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I run on Ubuntu and i want to use TCP keepalive in order to implement hearbeat between master-slave.both servers are my impl (c++). I read this overview and did some google. i didnt understand what TCP keepalive send and i do know if connection is no longer valid when use in TCP keepalive ?. Do i need to check the revived content?

The target is to have hearbeat between master-slave , so if one failed the other will be the master. in this post the advice is to implement hearbeat with tcp keepalive mechanism, so this is the reason that i am asking how i identify the broken connection when using tcp keepalive.

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First, please clarify your question. Are you asking about the keepalived software for load balancing and high availability, or the TCP keepalive mechanism for holding open idle TCP connections (which you provided a link to)? These are two completely different things. – Michael Hampton Sep 24 '12 at 14:25
TCP keepalived. – Avihai Marchiano Sep 24 '12 at 14:38
I'm not sure you understood my comment. The two are completely different things, and you've linked to a howto that doesn't address keepalived at all. – Michael Hampton Sep 24 '12 at 14:39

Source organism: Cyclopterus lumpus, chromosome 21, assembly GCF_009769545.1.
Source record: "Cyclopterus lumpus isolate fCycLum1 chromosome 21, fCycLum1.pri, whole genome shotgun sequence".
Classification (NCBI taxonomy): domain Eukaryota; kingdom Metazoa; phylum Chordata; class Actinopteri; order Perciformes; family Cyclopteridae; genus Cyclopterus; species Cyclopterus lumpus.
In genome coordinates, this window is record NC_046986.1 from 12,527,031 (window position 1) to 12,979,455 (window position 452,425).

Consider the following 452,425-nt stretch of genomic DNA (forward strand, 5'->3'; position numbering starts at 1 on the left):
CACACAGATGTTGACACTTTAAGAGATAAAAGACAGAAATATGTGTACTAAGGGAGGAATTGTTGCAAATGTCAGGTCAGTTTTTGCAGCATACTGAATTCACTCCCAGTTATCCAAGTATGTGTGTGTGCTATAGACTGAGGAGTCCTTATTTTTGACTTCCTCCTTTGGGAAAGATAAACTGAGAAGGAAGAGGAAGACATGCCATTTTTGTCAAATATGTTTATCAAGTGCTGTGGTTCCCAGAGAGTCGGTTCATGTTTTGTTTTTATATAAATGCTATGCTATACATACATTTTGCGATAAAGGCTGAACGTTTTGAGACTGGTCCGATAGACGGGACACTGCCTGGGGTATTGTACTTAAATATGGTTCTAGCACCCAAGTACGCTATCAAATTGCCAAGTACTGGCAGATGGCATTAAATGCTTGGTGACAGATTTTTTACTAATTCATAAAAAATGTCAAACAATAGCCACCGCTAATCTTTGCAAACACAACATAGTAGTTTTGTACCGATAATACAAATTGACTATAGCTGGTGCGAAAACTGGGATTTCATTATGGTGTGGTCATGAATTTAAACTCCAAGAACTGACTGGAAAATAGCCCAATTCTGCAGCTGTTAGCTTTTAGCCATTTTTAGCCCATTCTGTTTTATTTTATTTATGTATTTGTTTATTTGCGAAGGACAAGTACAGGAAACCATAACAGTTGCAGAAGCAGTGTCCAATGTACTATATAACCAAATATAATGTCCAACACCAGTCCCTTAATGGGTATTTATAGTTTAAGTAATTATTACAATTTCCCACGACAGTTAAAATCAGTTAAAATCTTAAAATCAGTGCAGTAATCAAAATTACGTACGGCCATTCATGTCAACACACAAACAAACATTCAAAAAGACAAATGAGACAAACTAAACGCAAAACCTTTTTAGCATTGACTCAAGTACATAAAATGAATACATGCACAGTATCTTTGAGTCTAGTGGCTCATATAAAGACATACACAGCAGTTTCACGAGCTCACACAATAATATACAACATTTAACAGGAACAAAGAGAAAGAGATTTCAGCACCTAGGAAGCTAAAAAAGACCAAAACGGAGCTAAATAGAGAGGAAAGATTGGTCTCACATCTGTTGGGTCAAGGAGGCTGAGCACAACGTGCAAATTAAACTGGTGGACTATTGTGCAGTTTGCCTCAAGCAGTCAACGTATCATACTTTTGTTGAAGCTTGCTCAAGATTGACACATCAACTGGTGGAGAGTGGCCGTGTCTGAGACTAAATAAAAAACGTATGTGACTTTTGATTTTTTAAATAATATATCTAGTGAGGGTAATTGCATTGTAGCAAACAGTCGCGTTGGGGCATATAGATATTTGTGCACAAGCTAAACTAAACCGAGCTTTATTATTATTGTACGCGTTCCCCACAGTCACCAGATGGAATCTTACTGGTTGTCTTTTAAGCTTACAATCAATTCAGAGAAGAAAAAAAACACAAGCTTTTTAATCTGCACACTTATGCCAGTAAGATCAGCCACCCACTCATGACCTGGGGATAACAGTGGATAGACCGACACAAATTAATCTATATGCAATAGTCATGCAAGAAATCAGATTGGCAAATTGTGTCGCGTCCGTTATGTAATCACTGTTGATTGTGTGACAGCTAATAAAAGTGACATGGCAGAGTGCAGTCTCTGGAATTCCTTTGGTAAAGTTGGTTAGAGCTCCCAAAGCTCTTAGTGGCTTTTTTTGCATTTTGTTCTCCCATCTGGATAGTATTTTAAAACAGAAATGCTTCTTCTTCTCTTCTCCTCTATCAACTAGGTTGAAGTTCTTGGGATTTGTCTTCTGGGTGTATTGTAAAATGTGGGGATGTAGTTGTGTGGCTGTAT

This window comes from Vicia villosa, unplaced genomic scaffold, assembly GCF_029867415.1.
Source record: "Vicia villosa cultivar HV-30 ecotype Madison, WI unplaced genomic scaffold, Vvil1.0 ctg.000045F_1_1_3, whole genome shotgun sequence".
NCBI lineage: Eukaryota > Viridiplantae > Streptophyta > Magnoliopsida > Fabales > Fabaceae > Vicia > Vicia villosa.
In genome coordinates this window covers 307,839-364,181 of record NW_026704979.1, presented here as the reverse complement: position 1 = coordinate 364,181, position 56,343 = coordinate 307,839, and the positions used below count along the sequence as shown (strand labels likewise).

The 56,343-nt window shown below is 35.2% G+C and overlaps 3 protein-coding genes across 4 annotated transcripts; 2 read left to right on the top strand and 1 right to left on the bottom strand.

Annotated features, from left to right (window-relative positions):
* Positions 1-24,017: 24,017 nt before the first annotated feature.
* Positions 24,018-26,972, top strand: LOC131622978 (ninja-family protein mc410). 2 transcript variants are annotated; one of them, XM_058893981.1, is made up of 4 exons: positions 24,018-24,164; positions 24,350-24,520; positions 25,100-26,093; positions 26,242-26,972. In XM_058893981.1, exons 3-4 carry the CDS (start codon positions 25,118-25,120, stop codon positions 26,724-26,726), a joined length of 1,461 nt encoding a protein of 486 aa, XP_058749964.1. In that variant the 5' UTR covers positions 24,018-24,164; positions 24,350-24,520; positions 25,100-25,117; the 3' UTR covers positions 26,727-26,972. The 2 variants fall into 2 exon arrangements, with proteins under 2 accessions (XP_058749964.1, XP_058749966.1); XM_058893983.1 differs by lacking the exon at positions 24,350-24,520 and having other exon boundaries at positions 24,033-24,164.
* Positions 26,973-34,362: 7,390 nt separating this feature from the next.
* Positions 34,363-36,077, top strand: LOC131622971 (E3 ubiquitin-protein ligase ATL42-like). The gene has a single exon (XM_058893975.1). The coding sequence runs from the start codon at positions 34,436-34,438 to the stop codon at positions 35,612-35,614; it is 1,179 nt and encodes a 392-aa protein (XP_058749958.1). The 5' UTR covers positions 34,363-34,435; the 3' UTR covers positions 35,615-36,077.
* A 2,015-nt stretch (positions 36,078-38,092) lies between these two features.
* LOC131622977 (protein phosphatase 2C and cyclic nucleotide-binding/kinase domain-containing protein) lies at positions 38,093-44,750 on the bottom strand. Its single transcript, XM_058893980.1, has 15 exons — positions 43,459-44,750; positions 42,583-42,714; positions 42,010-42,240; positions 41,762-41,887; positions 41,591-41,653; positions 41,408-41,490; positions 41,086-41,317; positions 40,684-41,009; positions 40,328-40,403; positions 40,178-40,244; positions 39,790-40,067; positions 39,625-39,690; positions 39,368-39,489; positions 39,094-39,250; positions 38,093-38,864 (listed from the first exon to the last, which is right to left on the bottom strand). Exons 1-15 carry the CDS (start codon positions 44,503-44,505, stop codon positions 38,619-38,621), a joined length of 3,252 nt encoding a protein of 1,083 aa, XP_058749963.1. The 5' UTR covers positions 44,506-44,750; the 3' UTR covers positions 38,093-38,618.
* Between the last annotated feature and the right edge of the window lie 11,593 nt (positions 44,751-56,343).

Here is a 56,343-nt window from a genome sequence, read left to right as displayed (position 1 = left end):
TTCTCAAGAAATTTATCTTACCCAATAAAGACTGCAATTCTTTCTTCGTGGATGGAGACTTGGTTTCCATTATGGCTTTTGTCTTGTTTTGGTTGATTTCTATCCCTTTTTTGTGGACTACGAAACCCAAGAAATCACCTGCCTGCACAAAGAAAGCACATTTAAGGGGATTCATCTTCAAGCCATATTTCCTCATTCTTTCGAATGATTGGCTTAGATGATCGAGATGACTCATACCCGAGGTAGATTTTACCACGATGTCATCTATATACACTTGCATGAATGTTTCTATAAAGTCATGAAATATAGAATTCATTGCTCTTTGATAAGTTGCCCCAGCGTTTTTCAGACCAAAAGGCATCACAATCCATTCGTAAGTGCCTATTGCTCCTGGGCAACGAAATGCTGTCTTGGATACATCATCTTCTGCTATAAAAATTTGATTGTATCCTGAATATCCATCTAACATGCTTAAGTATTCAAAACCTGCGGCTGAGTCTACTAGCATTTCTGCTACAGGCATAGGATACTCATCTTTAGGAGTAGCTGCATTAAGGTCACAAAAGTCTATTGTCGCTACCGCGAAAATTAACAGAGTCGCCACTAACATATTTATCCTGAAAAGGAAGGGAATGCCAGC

up vote 0 down vote accepted

You seem to be confusing the TCP keepalive mechanism with a load balancing daemon called keepalived. The two have nothing to do with each other. And if you're trying to detect connection loss or problems between two programs, both of which you've written, you don't want either mechanism.

If you want to detect a bad connection between two programs when you've written both of them, just build dead connection detection into the code. TCP guarantees that a side that is sending will detect a dead connection. So the simplest solution is to ensure that both sides send periodically. Another solution is to ensure one side sends periodically and the other side declares the connection dead if it does not receive that periodic data.

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I try to implmemt hearbeat between 2 process by using tcp keep alived. this was the advice in this post -… – Avihai Marchiano Sep 24 '12 at 18:13
That suggestion was to use keepalive, not keepalived. Unfortunately, that's a terrible answer though. TCP keepalives should not be used for anything new, they're a compatibility workaround for legacy implementations. – David Schwartz Sep 24 '12 at 18:18
Here's a better answer to that question. – David Schwartz Sep 24 '12 at 18:24

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